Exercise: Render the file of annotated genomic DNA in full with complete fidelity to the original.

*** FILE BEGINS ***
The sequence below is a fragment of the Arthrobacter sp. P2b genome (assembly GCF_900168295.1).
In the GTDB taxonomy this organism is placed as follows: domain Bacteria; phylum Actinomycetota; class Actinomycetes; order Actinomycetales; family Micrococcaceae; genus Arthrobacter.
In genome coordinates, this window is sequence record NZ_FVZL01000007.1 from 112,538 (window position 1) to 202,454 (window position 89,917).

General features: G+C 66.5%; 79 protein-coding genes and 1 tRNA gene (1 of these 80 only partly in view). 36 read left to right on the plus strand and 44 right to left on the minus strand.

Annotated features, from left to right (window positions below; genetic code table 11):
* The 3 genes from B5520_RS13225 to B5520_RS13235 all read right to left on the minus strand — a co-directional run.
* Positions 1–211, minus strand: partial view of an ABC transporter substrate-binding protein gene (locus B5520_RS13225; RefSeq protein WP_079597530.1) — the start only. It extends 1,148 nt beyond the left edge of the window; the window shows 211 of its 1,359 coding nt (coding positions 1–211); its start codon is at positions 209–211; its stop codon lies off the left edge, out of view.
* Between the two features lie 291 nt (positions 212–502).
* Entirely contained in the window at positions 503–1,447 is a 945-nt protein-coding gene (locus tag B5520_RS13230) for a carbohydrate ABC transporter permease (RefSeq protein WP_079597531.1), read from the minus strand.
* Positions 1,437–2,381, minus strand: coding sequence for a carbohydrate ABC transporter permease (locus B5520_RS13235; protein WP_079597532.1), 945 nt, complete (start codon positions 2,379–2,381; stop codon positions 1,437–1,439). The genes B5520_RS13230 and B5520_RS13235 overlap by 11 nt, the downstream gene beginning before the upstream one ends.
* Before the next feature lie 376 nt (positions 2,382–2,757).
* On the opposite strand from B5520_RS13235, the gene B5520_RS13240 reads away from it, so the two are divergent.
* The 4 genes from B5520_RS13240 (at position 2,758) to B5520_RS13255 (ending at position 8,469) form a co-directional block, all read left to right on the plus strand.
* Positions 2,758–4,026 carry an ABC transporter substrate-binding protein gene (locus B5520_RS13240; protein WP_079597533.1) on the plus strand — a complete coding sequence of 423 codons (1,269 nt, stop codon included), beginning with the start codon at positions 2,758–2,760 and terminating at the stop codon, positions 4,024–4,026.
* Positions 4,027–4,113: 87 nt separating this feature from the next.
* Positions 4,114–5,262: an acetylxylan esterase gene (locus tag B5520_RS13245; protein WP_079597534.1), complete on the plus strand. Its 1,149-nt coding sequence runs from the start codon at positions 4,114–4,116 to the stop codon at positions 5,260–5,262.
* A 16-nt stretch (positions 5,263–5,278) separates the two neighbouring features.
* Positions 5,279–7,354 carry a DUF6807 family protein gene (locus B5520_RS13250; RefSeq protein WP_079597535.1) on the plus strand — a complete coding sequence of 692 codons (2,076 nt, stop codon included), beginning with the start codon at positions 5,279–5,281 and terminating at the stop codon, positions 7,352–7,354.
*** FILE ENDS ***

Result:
The sequence below is a fragment of the Arthrobacter sp. P2b genome (assembly GCF_900168295.1).
In the GTDB taxonomy this organism is placed as follows: domain Bacteria; phylum Actinomycetota; class Actinomycetes; order Actinomycetales; family Micrococcaceae; genus Arthrobacter.
In genome coordinates, this window is sequence record NZ_FVZL01000007.1 from 112,538 (window position 1) to 202,454 (window position 89,917).

General features: G+C 66.5%; 79 protein-coding genes and 1 tRNA gene (1 of these 80 only partly in view). 36 read left to right on the plus strand and 44 right to left on the minus strand.

Annotated features, from left to right (window positions below; genetic code table 11):
* The 3 genes from B5520_RS13225 to B5520_RS13235 all read right to left on the minus strand — a co-directional run.
* Positions 1–211, minus strand: partial view of an ABC transporter substrate-binding protein gene (locus B5520_RS13225; RefSeq protein WP_079597530.1) — the start only. It extends 1,148 nt beyond the left edge of the window; the window shows 211 of its 1,359 coding nt (coding positions 1–211); its start codon is at positions 209–211; its stop codon lies off the left edge, out of view.
* Between the two features lie 291 nt (positions 212–502).
* Entirely contained in the window at positions 503–1,447 is a 945-nt protein-coding gene (locus tag B5520_RS13230) for a carbohydrate ABC transporter permease (RefSeq protein WP_079597531.1), read from the minus strand.
* Positions 1,437–2,381, minus strand: coding sequence for a carbohydrate ABC transporter permease (locus B5520_RS13235; protein WP_079597532.1), 945 nt, complete (start codon positions 2,379–2,381; stop codon positions 1,437–1,439). The genes B5520_RS13230 and B5520_RS13235 overlap by 11 nt, the downstream gene beginning before the upstream one ends.
* Before the next feature lie 376 nt (positions 2,382–2,757).
* On the opposite strand from B5520_RS13235, the gene B5520_RS13240 reads away from it, so the two are divergent.
* The 4 genes from B5520_RS13240 (at position 2,758) to B5520_RS13255 (ending at position 8,469) form a co-directional block, all read left to right on the plus strand.
* Positions 2,758–4,026 carry an ABC transporter substrate-binding protein gene (locus B5520_RS13240; protein WP_079597533.1) on the plus strand — a complete coding sequence of 423 codons (1,269 nt, stop codon included), beginning with the start codon at positions 2,758–2,760 and terminating at the stop codon, positions 4,024–4,026.
* Positions 4,027–4,113: 87 nt separating this feature from the next.
* Positions 4,114–5,262: an acetylxylan esterase gene (locus tag B5520_RS13245; protein WP_079597534.1), complete on the plus strand. Its 1,149-nt coding sequence runs from the start codon at positions 4,114–4,116 to the stop codon at positions 5,260–5,262.
* A 16-nt stretch (positions 5,263–5,278) separates the two neighbouring features.
* Positions 5,279–7,354 carry a DUF6807 family protein gene (locus B5520_RS13250; RefSeq protein WP_079597535.1) on the plus strand — a complete coding sequence of 692 codons (2,076 nt, stop codon included), beginning with the start codon at positions 5,279–5,281 and terminating at the stop codon, positions 7,352–7,354.